Rob Tymec Review

So I gave a quick review of my early impressions of this book after only reading about 40 or 50 pages. Now that I've finished it,  I thought I would offer something a bit more detailed.  


I am quite familiar with the works of Matt St. Amand. Not only have I read several of his books but, when he decided to  explore play writing a few years back, I was lucky enough to receive some scripts from him. They were so good that I  produced them through my theatre company. It's safe to say that, at this point, I've been exposed to a pretty healthy cross-section of his content.  


Which enables me to pronounce with great confidence that this is his best work, so far.  


I have no doubt, of course, that Matt will produce greater things in the years to come. But he is definitely at the height of his game with Kilominator . He really has put together a very solidly-written book, here. You will read through it with even greater velocity than any record-breaking speeds he has ever achieved during the various cycling expeditions he chronicles within its pages!  


Which was, of course, the biggest compliment I paid him in that first review. The material engages you right from the start. 


And it continues to do so throughout the rest of the book. There are no real "sags" to Kilomnator. There are a few instances where you feel you are getting perilously close to one, but it never quite actually gets there. Matt is never afraid to "kill his babies". He refuses to bog us down with some point of indulgence that really doesn't make for interesting reading. Which is extra impressive when you have someone like me reading your book. In the same way as he talks about how his anxiety seems to run on  a nuclear reactor, my ADHD works in a similar manner!      


As I continued on with the book, another quality that I really enjoyed was the narrative structure, in general. Kilominator has a very nice stream-of-consciousness vibe going on throughout it. The story flows in much the same way as our brains work when we're actually cycling for a considerable distance. With nothing left for our mind to do as we pedal along, we will suddenly slide back into our own memories. Sometimes, our thought processes will even start to feel like the movie Inception. We will go inside the memory of a memory (this doesn't make a whole lot of sense, I know, but you'll get what I'm saying when you read it). This sort of framing structure makes the tale being told all-the-more enjoyable.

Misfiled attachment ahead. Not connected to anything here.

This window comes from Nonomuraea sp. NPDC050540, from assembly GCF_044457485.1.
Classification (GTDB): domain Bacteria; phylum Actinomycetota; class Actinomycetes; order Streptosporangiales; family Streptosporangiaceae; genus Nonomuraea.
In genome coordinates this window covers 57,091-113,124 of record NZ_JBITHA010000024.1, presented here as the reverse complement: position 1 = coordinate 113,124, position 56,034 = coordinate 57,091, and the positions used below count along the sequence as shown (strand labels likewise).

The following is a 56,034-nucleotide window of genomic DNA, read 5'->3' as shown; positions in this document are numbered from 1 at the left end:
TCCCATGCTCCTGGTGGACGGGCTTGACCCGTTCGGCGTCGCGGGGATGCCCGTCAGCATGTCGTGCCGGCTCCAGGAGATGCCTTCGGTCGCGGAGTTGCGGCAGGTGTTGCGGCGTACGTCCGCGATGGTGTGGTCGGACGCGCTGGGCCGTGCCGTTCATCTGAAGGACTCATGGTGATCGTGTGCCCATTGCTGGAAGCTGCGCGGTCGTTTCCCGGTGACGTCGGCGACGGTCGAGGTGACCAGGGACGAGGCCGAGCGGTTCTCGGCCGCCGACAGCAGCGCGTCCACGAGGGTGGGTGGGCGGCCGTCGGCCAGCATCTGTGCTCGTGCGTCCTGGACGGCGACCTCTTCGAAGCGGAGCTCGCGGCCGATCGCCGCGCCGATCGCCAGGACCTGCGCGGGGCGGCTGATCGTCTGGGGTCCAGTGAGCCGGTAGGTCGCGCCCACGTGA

The various memories Matt goes back into is, of course, the real meat of the adventure. This is something of an autobiography. We, pretty much, learn the author's entire life by the time we reach the end. But, because it's told in that out-of-order fashion that our brain functions in as we take a long ride, it doesn't really feel like any kind of a conventional autobiography. Which causes the whole thing to avoid several of the pitfalls traditional books in this genre can fall into.      


The other thing that really stands out for me when I read this was the level of rawness and honesty that Matt uses. He has some nice little brags when he discusses the goals he has hit as a dedicated cyclist. And he deserves the boast. I know the roads of both Windsor and Essex county quite well. So I have a very clear idea of the distances he's travelled. He's done some serious-ass pedalling!     


But the author also goes out of his way to talk about the times when he wasn't making an effort to keep in shape. There are some legitimate demons he battles during certain periods of his life that some people might have a hard time admitting to. I appreciate how candid he was willing to be when describing those times. Allowing us into those areas is yet one more way in which we feel drawn in. He shares some genuinely personal things with us. Which gets us to connect on a deeper level with the material.  


The ending to the whole book is quite curious. It all feels very open-ended. Like there are still more stories to be told. Which makes perfect sense. Matt St. Amand's days as The Kilominator are far from over.  


Even though the book is done, his adventures continue...